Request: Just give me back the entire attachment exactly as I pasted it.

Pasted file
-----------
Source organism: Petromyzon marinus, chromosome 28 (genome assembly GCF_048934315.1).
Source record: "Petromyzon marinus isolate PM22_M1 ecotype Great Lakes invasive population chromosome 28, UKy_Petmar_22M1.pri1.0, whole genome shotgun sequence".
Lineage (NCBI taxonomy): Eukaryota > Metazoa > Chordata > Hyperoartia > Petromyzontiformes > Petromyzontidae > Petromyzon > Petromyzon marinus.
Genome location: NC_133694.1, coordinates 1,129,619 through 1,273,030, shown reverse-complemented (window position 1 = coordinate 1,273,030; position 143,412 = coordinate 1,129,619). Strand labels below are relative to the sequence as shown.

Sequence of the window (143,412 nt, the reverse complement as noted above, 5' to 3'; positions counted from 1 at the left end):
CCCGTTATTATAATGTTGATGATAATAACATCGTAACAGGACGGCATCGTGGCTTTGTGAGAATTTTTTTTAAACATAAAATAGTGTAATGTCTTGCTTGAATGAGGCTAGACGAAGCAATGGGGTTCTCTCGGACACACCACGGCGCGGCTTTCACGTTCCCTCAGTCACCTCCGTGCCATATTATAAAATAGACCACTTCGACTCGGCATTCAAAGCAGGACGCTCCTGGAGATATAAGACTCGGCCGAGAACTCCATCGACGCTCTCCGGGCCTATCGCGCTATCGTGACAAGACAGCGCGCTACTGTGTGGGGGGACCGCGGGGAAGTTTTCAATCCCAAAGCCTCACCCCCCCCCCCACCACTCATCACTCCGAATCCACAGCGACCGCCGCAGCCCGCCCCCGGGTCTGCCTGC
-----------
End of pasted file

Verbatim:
Source organism: Petromyzon marinus, chromosome 28 (genome assembly GCF_048934315.1).
Source record: "Petromyzon marinus isolate PM22_M1 ecotype Great Lakes invasive population chromosome 28, UKy_Petmar_22M1.pri1.0, whole genome shotgun sequence".
Lineage (NCBI taxonomy): Eukaryota > Metazoa > Chordata > Hyperoartia > Petromyzontiformes > Petromyzontidae > Petromyzon > Petromyzon marinus.
Genome location: NC_133694.1, coordinates 1,129,619 through 1,273,030, shown reverse-complemented (window position 1 = coordinate 1,273,030; position 143,412 = coordinate 1,129,619). Strand labels below are relative to the sequence as shown.

Sequence of the window (143,412 nt, the reverse complement as noted above, 5' to 3'; positions counted from 1 at the left end):
CCCGTTATTATAATGTTGATGATAATAACATCGTAACAGGACGGCATCGTGGCTTTGTGAGAATTTTTTTTAAACATAAAATAGTGTAATGTCTTGCTTGAATGAGGCTAGACGAAGCAATGGGGTTCTCTCGGACACACCACGGCGCGGCTTTCACGTTCCCTCAGTCACCTCCGTGCCATATTATAAAATAGACCACTTCGACTCGGCATTCAAAGCAGGACGCTCCTGGAGATATAAGACTCGGCCGAGAACTCCATCGACGCTCTCCGGGCCTATCGCGCTATCGTGACAAGACAGCGCGCTACTGTGTGGGGGGACCGCGGGGAAGTTTTCAATCCCAAAGCCTCACCCCCCCCCCCACCACTCATCACTCCGAATCCACAGCGACCGCCGCAGCCCGCCCCCGGGTCTGCCTGC